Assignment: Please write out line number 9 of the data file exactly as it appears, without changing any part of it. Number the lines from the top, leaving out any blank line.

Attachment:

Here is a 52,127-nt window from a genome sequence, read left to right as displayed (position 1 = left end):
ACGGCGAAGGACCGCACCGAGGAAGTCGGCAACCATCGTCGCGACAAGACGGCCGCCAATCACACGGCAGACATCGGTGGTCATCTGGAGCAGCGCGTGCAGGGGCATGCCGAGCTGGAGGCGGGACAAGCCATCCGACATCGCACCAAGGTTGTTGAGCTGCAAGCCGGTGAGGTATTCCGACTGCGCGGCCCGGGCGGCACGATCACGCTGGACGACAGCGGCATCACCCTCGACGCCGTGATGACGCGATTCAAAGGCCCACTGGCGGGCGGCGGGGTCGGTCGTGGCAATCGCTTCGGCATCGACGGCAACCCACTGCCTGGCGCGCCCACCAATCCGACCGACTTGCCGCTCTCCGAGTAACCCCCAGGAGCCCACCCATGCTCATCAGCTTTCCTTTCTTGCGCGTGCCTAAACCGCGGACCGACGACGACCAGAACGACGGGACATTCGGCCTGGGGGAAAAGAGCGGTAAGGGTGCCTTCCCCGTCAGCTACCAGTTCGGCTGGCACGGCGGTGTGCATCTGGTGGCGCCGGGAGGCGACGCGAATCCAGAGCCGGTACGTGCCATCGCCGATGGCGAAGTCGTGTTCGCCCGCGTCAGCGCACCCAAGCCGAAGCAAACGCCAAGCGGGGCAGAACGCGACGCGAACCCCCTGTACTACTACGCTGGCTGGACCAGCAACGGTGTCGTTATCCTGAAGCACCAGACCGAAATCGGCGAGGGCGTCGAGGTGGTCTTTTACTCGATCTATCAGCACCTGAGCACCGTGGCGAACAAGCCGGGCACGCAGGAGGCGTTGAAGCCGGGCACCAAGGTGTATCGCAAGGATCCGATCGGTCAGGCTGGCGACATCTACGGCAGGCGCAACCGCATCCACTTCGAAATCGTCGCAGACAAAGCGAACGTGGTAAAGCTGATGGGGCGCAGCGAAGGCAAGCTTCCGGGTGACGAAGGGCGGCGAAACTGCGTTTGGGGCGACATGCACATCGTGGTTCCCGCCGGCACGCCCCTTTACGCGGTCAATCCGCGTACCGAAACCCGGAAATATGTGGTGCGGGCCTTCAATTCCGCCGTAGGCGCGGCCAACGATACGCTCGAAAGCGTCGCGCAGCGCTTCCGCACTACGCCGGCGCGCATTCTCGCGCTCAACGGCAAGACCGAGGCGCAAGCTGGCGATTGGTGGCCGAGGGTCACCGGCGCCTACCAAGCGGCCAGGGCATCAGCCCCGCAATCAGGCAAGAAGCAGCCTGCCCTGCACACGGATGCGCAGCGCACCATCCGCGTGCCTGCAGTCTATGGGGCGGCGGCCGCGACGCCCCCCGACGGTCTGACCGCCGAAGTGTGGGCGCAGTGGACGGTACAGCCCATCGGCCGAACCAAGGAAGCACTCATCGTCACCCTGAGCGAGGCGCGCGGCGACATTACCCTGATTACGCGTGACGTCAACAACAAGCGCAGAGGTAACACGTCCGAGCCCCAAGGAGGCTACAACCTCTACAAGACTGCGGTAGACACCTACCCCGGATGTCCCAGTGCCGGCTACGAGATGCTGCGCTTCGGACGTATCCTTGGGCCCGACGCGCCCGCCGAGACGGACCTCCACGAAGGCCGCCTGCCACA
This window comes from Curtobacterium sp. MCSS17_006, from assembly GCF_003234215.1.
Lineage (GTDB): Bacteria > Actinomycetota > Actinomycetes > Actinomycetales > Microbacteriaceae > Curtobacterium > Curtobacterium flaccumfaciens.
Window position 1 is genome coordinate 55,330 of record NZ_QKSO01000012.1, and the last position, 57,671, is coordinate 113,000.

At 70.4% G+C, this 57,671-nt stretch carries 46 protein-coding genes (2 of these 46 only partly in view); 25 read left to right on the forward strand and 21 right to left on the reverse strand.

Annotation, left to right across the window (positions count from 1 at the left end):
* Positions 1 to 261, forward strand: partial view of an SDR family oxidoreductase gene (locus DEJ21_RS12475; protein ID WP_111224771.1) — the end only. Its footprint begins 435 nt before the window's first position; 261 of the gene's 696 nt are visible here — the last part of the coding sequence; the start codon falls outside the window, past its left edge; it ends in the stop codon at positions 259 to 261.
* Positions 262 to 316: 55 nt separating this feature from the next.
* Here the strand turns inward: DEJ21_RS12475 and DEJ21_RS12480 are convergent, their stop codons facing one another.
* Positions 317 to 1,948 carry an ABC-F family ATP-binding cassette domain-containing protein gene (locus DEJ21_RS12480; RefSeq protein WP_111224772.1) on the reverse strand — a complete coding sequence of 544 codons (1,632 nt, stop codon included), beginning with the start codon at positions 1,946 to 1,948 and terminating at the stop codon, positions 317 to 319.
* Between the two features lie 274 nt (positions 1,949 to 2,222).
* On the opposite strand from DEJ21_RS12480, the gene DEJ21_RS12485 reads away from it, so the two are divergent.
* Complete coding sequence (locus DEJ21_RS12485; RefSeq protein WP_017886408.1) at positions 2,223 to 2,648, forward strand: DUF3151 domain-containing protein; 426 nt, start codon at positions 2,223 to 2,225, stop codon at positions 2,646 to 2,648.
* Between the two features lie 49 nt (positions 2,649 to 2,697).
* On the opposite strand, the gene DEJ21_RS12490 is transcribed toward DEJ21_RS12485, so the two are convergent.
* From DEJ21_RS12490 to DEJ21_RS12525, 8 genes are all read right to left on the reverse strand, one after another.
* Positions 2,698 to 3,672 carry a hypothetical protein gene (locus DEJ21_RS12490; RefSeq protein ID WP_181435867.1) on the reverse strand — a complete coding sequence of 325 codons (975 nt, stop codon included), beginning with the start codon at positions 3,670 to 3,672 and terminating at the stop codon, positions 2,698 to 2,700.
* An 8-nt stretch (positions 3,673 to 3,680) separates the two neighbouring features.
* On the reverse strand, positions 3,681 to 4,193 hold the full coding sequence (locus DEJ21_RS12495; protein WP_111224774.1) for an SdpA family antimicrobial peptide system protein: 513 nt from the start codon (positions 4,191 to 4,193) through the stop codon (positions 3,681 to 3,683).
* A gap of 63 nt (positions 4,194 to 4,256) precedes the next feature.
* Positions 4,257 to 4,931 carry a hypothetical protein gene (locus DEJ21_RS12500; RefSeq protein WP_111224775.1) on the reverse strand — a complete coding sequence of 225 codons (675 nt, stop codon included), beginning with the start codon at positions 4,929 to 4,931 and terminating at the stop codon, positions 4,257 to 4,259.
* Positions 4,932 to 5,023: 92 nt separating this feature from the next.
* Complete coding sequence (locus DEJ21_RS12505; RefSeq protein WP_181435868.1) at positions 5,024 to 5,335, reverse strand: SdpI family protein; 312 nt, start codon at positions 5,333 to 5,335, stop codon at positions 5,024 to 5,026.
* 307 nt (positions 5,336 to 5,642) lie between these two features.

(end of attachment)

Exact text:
* Positions 262 to 316: 55 nt separating this feature from the next.